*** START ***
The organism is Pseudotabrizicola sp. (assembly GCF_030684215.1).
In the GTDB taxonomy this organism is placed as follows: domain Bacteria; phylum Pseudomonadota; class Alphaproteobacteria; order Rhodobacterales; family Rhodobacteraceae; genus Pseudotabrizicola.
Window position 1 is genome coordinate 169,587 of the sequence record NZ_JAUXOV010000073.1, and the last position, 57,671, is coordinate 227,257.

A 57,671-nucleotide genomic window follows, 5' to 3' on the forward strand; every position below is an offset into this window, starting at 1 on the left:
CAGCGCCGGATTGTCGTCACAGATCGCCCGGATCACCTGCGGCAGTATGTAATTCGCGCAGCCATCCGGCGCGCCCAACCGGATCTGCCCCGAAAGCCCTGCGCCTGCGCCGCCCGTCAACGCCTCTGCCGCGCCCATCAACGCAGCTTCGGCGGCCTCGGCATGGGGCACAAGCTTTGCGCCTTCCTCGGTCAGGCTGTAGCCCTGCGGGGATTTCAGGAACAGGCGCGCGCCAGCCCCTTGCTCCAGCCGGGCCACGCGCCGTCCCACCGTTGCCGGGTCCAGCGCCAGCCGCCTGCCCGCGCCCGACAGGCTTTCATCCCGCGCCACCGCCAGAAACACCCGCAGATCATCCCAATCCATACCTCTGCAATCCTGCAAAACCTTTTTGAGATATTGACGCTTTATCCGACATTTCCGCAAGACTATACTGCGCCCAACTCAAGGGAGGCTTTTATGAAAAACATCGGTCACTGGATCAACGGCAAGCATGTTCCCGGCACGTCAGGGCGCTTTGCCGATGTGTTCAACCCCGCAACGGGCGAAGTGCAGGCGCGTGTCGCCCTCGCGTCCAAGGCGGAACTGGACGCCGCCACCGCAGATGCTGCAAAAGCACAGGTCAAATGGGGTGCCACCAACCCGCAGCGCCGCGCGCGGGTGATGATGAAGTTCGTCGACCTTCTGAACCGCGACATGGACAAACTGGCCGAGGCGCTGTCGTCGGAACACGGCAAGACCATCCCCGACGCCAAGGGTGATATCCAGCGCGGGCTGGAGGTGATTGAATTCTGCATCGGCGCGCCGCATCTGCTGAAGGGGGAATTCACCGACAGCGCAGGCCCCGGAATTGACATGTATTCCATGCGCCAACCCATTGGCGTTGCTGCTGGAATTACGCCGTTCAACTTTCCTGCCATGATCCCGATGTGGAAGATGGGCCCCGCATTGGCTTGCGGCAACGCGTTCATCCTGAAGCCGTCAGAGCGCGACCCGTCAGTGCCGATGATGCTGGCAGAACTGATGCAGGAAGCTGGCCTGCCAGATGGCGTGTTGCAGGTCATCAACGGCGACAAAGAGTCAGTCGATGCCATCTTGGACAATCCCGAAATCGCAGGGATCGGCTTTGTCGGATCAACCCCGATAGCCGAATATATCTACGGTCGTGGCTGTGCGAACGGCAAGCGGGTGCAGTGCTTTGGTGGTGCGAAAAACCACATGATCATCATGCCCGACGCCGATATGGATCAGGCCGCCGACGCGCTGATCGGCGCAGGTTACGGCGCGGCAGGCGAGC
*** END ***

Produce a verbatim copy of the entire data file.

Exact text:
The organism is Pseudotabrizicola sp. (assembly GCF_030684215.1).
In the GTDB taxonomy this organism is placed as follows: domain Bacteria; phylum Pseudomonadota; class Alphaproteobacteria; order Rhodobacterales; family Rhodobacteraceae; genus Pseudotabrizicola.
Window position 1 is genome coordinate 169,587 of the sequence record NZ_JAUXOV010000073.1, and the last position, 57,671, is coordinate 227,257.

A 57,671-nucleotide genomic window follows, 5' to 3' on the forward strand; every position below is an offset into this window, starting at 1 on the left:
CAGCGCCGGATTGTCGTCACAGATCGCCCGGATCACCTGCGGCAGTATGTAATTCGCGCAGCCATCCGGCGCGCCCAACCGGATCTGCCCCGAAAGCCCTGCGCCTGCGCCGCCCGTCAACGCCTCTGCCGCGCCCATCAACGCAGCTTCGGCGGCCTCGGCATGGGGCACAAGCTTTGCGCCTTCCTCGGTCAGGCTGTAGCCCTGCGGGGATTTCAGGAACAGGCGCGCGCCAGCCCCTTGCTCCAGCCGGGCCACGCGCCGTCCCACCGTTGCCGGGTCCAGCGCCAGCCGCCTGCCCGCGCCCGACAGGCTTTCATCCCGCGCCACCGCCAGAAACACCCGCAGATCATCCCAATCCATACCTCTGCAATCCTGCAAAACCTTTTTGAGATATTGACGCTTTATCCGACATTTCCGCAAGACTATACTGCGCCCAACTCAAGGGAGGCTTTTATGAAAAACATCGGTCACTGGATCAACGGCAAGCATGTTCCCGGCACGTCAGGGCGCTTTGCCGATGTGTTCAACCCCGCAACGGGCGAAGTGCAGGCGCGTGTCGCCCTCGCGTCCAAGGCGGAACTGGACGCCGCCACCGCAGATGCTGCAAAAGCACAGGTCAAATGGGGTGCCACCAACCCGCAGCGCCGCGCGCGGGTGATGATGAAGTTCGTCGACCTTCTGAACCGCGACATGGACAAACTGGCCGAGGCGCTGTCGTCGGAACACGGCAAGACCATCCCCGACGCCAAGGGTGATATCCAGCGCGGGCTGGAGGTGATTGAATTCTGCATCGGCGCGCCGCATCTGCTGAAGGGGGAATTCACCGACAGCGCAGGCCCCGGAATTGACATGTATTCCATGCGCCAACCCATTGGCGTTGCTGCTGGAATTACGCCGTTCAACTTTCCTGCCATGATCCCGATGTGGAAGATGGGCCCCGCATTGGCTTGCGGCAACGCGTTCATCCTGAAGCCGTCAGAGCGCGACCCGTCAGTGCCGATGATGCTGGCAGAACTGATGCAGGAAGCTGGCCTGCCAGATGGCGTGTTGCAGGTCATCAACGGCGACAAAGAGTCAGTCGATGCCATCTTGGACAATCCCGAAATCGCAGGGATCGGCTTTGTCGGATCAACCCCGATAGCCGAATATATCTACGGTCGTGGCTGTGCGAACGGCAAGCGGGTGCAGTGCTTTGGTGGTGCGAAAAACCACATGATCATCATGCCCGACGCCGATATGGATCAGGCCGCCGACGCGCTGATCGGCGCAGGTTACGGCGCGGCAGGCGAGC